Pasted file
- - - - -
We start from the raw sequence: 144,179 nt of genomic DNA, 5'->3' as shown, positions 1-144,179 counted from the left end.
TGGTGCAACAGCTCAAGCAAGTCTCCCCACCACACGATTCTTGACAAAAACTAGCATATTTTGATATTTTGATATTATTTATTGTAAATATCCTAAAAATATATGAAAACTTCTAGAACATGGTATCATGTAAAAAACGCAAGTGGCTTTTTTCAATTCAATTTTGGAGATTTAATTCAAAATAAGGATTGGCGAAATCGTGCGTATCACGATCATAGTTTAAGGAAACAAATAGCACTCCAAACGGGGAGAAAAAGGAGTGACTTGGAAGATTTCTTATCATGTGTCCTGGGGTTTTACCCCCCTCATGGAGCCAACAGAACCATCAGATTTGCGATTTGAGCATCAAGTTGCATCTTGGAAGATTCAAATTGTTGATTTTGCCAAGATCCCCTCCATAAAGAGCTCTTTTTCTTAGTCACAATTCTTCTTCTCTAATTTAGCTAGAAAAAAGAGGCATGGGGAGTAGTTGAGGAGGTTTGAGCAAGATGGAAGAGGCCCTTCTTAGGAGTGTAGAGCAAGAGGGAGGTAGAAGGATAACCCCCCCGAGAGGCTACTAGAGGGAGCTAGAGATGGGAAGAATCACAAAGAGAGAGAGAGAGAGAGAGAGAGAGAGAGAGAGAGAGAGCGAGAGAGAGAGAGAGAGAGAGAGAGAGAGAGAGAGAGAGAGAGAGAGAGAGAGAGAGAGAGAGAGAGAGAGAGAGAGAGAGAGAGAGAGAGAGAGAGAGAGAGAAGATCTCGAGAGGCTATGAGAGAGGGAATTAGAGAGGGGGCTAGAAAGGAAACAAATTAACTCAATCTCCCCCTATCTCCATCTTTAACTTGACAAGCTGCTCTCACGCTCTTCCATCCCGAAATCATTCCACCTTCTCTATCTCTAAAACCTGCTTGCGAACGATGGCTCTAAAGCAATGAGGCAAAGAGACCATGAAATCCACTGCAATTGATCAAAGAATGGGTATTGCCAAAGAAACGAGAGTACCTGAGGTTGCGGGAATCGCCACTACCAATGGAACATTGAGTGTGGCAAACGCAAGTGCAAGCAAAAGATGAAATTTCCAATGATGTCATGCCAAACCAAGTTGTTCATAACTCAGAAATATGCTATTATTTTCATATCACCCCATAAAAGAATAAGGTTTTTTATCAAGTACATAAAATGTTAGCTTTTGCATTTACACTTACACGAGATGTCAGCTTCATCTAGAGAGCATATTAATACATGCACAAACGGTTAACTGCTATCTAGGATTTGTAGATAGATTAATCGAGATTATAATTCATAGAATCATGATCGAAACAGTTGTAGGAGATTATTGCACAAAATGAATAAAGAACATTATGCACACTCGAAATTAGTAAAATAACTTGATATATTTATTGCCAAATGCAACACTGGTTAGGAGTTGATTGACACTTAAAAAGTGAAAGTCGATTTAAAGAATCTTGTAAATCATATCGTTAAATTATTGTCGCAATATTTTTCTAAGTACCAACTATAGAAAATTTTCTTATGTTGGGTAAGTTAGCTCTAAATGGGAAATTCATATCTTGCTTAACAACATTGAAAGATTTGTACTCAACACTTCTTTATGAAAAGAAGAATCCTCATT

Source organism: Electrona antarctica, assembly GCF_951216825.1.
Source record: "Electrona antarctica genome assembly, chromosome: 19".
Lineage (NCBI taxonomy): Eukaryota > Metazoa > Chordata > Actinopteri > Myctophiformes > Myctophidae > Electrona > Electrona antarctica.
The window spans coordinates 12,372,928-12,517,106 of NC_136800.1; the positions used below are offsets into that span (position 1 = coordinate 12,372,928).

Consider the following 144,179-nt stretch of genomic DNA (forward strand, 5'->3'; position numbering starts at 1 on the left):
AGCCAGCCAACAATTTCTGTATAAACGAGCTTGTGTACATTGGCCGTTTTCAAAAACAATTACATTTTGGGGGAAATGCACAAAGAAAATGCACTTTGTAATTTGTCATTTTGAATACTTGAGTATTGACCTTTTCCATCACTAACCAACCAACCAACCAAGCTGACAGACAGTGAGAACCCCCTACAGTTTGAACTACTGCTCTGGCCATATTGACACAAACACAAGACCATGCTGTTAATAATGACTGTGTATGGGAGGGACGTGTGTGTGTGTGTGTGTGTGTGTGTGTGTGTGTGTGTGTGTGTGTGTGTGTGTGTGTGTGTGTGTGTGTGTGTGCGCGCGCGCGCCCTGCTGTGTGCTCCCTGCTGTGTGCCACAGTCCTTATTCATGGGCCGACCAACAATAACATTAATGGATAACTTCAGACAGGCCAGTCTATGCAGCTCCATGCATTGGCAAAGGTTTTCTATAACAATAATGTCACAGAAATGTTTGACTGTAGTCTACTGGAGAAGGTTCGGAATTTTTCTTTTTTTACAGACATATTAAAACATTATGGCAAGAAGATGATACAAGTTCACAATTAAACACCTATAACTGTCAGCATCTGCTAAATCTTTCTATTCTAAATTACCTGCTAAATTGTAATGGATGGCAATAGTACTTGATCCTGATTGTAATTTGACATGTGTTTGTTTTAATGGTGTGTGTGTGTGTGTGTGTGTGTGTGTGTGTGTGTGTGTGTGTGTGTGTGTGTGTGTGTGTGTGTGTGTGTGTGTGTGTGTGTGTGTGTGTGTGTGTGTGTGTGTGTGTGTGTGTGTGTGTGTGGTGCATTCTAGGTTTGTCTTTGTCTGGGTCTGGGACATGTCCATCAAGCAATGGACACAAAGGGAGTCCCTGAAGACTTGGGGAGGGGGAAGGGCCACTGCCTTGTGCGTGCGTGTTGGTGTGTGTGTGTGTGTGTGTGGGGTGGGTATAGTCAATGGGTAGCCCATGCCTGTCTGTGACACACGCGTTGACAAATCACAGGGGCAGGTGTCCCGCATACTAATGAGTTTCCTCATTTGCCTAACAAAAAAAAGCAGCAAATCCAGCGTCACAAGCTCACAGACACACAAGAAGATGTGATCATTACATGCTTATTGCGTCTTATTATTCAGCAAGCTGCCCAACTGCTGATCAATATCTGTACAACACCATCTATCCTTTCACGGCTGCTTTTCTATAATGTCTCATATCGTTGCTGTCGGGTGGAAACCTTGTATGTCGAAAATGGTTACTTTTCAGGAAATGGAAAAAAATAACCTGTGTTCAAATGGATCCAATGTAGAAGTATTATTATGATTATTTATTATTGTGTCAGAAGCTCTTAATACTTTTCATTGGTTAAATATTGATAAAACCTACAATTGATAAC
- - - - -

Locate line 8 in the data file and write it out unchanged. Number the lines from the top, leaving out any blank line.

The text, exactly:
AGCCAGCCAACAATTTCTGTATAAACGAGCTTGTGTACATTGGCCGTTTTCAAAAACAATTACATTTTGGGGGAAATGCACAAAGAAAATGCACTTTGTAATTTGTCATTTTGAATACTTGAGTATTGACCTTTTCCATCACTAACCAACCAACCAACCAAGCTGACAGACAGTGAGAACCCCCTACAGTTTGAACTACTGCTCTGGCCATATTGACACAAACACAAGACCATGCTGTTAATAATGACTGTGTATGGGAGGGACGTGTGTGTGTGTGTGTGTGTGTGTGTGTGTGTGTGTGTGTGTGTGTGTGTGTGTGTGTGTGTGTGTGTGTGTGTGCGCGCGCGCGCCCTGCTGTGTGCTCCCTGCTGTGTGCCACAGTCCTTATTCATGGGCCGACCAACAATAACATTAATGGATAACTTCAGACAGGCCAGTCTATGCAGCTCCATGCATTGGCAAAGGTTTTCTATAACAATAATGTCACAGAAATGTTTGACTGTAGTCTACTGGAGAAGGTTCGGAATTTTTCTTTTTTTACAGACATATTAAAACATTATGGCAAGAAGATGATACAAGTTCACAATTAAACACCTATAACTGTCAGCATCTGCTAAATCTTTCTATTCTAAATTACCTGCTAAATTGTAATGGATGGCAATAGTACTTGATCCTGATTGTAATTTGACATGTGTTTGTTTTAATGGTGTGTGTGTGTGTGTGTGTGTGTGTGTGTGTGTGTGTGTGTGTGTGTGTGTGTGTGTGTGTGTGTGTGTGTGTGTGTGTGTGTGTGTGTGTGTGTGTGTGTGTGTGTGTGTGTGTGTGTGTGTGGTGCATTCTAGGTTTGTCTTTGTCTGGGTCTGGGACATGTCCATCAAGCAATGGACACAAAGGGAGTCCCTGAAGACTTGGGGAGGGGGAAGGGCCACTGCCTTGTGCGTGCGTGTTGGTGTGTGTGTGTGTGTGTGTGGGGTGGGTATAGTCAATGGGTAGCCCATGCCTGTCTGTGACACACGCGTTGACAAATCACAGGGGCAGGTGTCCCGCATACTAATGAGTTTCCTCATTTGCCTAACAAAAAAAAGCAGCAAATCCAGCGTCACAAGCTCACAGACACACAAGAAGATGTGATCATTACATGCTTATTGCGTCTTATTATTCAGCAAGCTGCCCAACTGCTGATCAATATCTGTACAACACCATCTATCCTTTCACGGCTGCTTTTCTATAATGTCTCATATCGTTGCTGTCGGGTGGAAACCTTGTATGTCGAAAATGGTTACTTTTCAGGAAATGGAAAAAAATAACCTGTGTTCAAATGGATCCAATGTAGAAGTATTATTATGATTATTTATTATTGTGTCAGAAGCTCTTAATACTTTTCATTGGTTAAATATTGATAAAACCTACAATTGATAAC